If you're thinking about buying a house or condominium in August or September, bear in mind two facts about the 1981 buyer's market we're in. There are superb opportunities out there for sharp-eyed buyers who know how to recognize and negotiate for them.

But there are also a growing number of "bargains" available that aren't what they seem -- especially in financing and pricing.

Here's a quick tactical guide for savvy buyers, based on discussions with finance and brokerage specialists in key U.S. markets.

Watch out for financing deals that offer cut rates up front but bill you for them later without your knowing it -- sometimes at a higher total cost than you'd pay in a healthier market.

The most common examples of this from coast to coast this summer are the so-called "buy-downs." Although many new home builders and individual sellers offer genuine discounts to consumers with interest-rate subsidies, some cut-rate financing deals simply don't add up.

In a typical buy-down plan, the seller arranges to pay an agreed-upon portion of the purchaser's monthly interest costs. For example, on an $80,000 house with a $64,000 conventional mortgage at the 16 1/2 percent prevailing market rate, a buyer would have to come up with $890 a month to qualify.

A seller eager to entice that buyer into a contract, however, might offer to subsidize the rate down to 12 or 13 percent. The seller would pay $180 or $185 of the monthly mortgage bill to the bank on behalf of the buyer for a set period, such as two or three years.

The cash value of that buy-down to the consumer can be readily estimated. A 31/2 point subsidy for three years on the $64,000 mortgage is worth $6,480 (180 times 36 months), putting aside the impact of inflation. If the seller doesn't pad part or all of that amount onto the price, or tuck it somewhere else into the deal, then the buyer is truly receiving a discount.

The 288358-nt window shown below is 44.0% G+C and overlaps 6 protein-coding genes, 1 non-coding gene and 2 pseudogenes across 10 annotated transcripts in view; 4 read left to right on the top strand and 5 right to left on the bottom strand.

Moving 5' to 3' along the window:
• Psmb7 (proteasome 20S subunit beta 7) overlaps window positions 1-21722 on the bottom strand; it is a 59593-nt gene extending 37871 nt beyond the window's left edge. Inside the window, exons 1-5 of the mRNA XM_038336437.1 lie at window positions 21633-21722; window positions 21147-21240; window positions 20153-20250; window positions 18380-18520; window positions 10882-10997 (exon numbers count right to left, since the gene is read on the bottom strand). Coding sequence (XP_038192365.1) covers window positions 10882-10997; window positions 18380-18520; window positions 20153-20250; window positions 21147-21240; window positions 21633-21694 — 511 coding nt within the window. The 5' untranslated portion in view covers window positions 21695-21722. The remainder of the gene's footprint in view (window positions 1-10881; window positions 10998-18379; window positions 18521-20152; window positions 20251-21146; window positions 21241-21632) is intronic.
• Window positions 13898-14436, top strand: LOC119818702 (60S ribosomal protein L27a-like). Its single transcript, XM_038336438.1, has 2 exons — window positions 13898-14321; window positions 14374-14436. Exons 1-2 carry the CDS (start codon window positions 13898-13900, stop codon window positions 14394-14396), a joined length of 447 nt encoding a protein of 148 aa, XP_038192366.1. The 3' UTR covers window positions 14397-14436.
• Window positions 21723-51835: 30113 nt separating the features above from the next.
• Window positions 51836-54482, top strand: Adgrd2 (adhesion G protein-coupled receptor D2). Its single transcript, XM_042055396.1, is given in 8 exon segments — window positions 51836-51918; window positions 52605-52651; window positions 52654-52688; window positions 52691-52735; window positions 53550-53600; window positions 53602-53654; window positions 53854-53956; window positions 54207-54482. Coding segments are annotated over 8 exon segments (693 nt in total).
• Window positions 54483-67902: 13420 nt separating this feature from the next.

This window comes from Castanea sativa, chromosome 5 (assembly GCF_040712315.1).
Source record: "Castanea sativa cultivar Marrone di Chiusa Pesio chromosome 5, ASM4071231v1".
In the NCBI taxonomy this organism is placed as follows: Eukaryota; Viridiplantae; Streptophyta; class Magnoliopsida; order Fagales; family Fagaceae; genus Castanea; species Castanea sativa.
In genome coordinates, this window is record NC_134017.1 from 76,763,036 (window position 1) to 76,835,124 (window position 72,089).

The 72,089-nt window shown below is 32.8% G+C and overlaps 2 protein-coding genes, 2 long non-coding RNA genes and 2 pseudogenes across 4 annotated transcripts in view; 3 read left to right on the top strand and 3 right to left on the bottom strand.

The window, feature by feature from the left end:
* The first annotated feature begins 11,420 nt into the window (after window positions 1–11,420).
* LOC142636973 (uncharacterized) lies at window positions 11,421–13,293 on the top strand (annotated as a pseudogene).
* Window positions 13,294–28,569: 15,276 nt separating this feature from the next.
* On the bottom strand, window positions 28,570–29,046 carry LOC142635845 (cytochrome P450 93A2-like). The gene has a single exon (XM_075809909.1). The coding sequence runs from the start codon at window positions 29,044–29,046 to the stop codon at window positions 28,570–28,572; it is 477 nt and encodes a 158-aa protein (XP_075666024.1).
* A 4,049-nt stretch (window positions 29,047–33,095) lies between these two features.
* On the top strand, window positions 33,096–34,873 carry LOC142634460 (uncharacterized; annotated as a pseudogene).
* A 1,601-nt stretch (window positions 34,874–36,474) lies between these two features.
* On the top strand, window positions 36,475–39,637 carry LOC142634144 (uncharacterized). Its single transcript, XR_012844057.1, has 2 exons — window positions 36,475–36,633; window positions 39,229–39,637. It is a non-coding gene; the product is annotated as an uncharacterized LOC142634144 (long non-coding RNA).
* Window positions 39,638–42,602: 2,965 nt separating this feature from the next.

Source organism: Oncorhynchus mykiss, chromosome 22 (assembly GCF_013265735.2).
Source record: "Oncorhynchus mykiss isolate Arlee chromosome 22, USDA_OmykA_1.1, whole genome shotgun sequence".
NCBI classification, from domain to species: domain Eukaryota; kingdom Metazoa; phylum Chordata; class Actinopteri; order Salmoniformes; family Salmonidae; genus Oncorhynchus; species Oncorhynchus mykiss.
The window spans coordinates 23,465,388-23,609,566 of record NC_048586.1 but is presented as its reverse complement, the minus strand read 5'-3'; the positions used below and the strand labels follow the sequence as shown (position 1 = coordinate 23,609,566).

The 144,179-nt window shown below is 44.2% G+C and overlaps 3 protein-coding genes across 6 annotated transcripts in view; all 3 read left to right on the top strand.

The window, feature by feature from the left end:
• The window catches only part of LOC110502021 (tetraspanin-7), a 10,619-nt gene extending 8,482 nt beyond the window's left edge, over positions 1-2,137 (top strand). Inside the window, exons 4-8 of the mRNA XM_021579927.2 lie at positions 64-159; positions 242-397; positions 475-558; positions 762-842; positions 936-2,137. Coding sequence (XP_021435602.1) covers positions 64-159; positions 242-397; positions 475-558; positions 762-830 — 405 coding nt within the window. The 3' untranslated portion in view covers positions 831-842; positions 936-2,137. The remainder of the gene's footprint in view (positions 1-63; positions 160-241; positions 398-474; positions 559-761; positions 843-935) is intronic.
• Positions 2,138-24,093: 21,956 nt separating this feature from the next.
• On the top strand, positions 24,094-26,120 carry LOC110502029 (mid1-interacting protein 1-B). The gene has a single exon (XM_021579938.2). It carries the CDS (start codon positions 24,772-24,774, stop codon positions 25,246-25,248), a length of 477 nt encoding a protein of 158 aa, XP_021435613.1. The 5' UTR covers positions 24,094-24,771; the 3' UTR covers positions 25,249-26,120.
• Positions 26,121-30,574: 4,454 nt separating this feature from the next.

But if, as commonly occurs, the financing subsidy ends up as an unstated component of the selling price of the home, bargain hunters aren't getting as much off as they think. An $80,000 house with buy-down financing may in fact be a $74,000 or $75,000 house without buy-down financing.

Federal truth-in-lending protections for the con;sumer are "cloudy at best" on the buy-down issue, according to an official at the Federal Trade Commission. "There's almost no effective way sellers can be made to disclose these add-ons," and recent federal regulations sidestep the problem altogether, he said.

Buy-downs aso cn be misleading in other ways. Some sellers of existing or new houses, for instance, will custom-tailor deep-discount interest rates for buyers at 10 or 11 percent. On close inspection, though, the big buy-down turns out to have a steeply graded phase-out: The rate may be 10 or 11 percent for the first 12 months, but then jump to 14 percent for the following 12 months. In the third year the buy-down virtually evaporates. The net effect is to cut the subsidy fast and limit whatever true discount the seller may have factored into the transaction.

The smart buyer's strategy on buy-downs is: Don't assume there's been any discount whatsoever on the cost of the total package -- the price plus the financing subsidy. Even with a 13 percent rate, push the seller for a lower price on the house, or for other cash concessions such as picking up the escrow or closing fees.

If the seller resists your tough stance, you can back off and negotiate further . . . or walk away. That's what a buyer's market is all about.

A second piece of advice on price financing strategy -- this one from a Sacramento, Calif., realty broker, John Aberg:

Purchasers in general "are timid, too polite and too reluctant to get the most out of seller's problems," says Aberg, the blunt-talking chairman of a firm with 250 sales personnel.

"Tell your broker that you're truly after a bargain price," says Aberg, "and he or she will be far more effective on your behalf when you make a rediculously low offer for a house you want."

"If you've get cash [to assume existing loans] and you know the sort of home or investment you're looking for right now," counsels Aberg, "there are bargains open to you that'll knock your socks off. Once the economy bounces back next year and in 1983, these houses are going to be seen as buyers' market steals."